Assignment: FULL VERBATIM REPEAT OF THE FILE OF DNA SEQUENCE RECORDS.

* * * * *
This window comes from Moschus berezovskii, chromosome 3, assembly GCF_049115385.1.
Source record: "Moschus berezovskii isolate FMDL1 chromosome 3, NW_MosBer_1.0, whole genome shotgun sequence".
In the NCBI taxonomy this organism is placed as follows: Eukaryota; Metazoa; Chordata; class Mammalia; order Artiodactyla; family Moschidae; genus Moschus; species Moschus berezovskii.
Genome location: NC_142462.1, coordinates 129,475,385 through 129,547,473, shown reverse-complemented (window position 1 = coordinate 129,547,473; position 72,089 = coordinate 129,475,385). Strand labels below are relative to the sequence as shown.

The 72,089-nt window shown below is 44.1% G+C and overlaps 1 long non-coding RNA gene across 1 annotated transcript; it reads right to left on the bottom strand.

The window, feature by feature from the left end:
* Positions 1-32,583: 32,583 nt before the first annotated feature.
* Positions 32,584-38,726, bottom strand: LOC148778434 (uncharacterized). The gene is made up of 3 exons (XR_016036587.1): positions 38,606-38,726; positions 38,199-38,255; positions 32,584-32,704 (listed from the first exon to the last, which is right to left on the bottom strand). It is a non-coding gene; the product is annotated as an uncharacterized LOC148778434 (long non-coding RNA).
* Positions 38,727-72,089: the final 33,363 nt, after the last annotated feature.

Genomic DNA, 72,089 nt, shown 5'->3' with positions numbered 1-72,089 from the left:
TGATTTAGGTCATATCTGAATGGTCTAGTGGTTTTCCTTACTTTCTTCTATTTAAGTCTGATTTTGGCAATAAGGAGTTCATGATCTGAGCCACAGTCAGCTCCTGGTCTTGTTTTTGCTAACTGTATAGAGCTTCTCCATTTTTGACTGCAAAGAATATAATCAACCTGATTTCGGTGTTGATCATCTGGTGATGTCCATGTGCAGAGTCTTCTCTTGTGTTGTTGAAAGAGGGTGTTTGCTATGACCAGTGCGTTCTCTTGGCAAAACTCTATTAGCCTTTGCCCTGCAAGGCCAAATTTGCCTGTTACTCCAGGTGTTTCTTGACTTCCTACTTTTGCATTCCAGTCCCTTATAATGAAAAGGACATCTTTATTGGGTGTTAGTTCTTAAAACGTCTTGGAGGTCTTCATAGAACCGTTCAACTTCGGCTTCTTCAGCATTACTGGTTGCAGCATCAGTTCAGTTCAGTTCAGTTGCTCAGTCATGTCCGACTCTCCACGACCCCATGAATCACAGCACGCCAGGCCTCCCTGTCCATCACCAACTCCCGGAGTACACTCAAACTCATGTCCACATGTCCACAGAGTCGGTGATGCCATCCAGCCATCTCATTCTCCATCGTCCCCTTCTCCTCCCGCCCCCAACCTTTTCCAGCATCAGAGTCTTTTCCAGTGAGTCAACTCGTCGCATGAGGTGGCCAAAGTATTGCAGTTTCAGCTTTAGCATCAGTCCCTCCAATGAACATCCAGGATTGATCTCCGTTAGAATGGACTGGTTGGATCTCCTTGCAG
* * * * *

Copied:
This window comes from Moschus berezovskii, chromosome 3, assembly GCF_049115385.1.
Source record: "Moschus berezovskii isolate FMDL1 chromosome 3, NW_MosBer_1.0, whole genome shotgun sequence".
In the NCBI taxonomy this organism is placed as follows: Eukaryota; Metazoa; Chordata; class Mammalia; order Artiodactyla; family Moschidae; genus Moschus; species Moschus berezovskii.
Genome location: NC_142462.1, coordinates 129,475,385 through 129,547,473, shown reverse-complemented (window position 1 = coordinate 129,547,473; position 72,089 = coordinate 129,475,385). Strand labels below are relative to the sequence as shown.

The 72,089-nt window shown below is 44.1% G+C and overlaps 1 long non-coding RNA gene across 1 annotated transcript; it reads right to left on the bottom strand.

The window, feature by feature from the left end:
* Positions 1-32,583: 32,583 nt before the first annotated feature.
* Positions 32,584-38,726, bottom strand: LOC148778434 (uncharacterized). The gene is made up of 3 exons (XR_016036587.1): positions 38,606-38,726; positions 38,199-38,255; positions 32,584-32,704 (listed from the first exon to the last, which is right to left on the bottom strand). It is a non-coding gene; the product is annotated as an uncharacterized LOC148778434 (long non-coding RNA).
* Positions 38,727-72,089: the final 33,363 nt, after the last annotated feature.

Genomic DNA, 72,089 nt, shown 5'->3' with positions numbered 1-72,089 from the left:
TGATTTAGGTCATATCTGAATGGTCTAGTGGTTTTCCTTACTTTCTTCTATTTAAGTCTGATTTTGGCAATAAGGAGTTCATGATCTGAGCCACAGTCAGCTCCTGGTCTTGTTTTTGCTAACTGTATAGAGCTTCTCCATTTTTGACTGCAAAGAATATAATCAACCTGATTTCGGTGTTGATCATCTGGTGATGTCCATGTGCAGAGTCTTCTCTTGTGTTGTTGAAAGAGGGTGTTTGCTATGACCAGTGCGTTCTCTTGGCAAAACTCTATTAGCCTTTGCCCTGCAAGGCCAAATTTGCCTGTTACTCCAGGTGTTTCTTGACTTCCTACTTTTGCATTCCAGTCCCTTATAATGAAAAGGACATCTTTATTGGGTGTTAGTTCTTAAAACGTCTTGGAGGTCTTCATAGAACCGTTCAACTTCGGCTTCTTCAGCATTACTGGTTGCAGCATCAGTTCAGTTCAGTTCAGTTGCTCAGTCATGTCCGACTCTCCACGACCCCATGAATCACAGCACGCCAGGCCTCCCTGTCCATCACCAACTCCCGGAGTACACTCAAACTCATGTCCACATGTCCACAGAGTCGGTGATGCCATCCAGCCATCTCATTCTCCATCGTCCCCTTCTCCTCCCGCCCCCAACCTTTTCCAGCATCAGAGTCTTTTCCAGTGAGTCAACTCGTCGCATGAGGTGGCCAAAGTATTGCAGTTTCAGCTTTAGCATCAGTCCCTCCAATGAACATCCAGGATTGATCTCCGTTAGAATGGACTGGTTGGATCTCCTTGCAG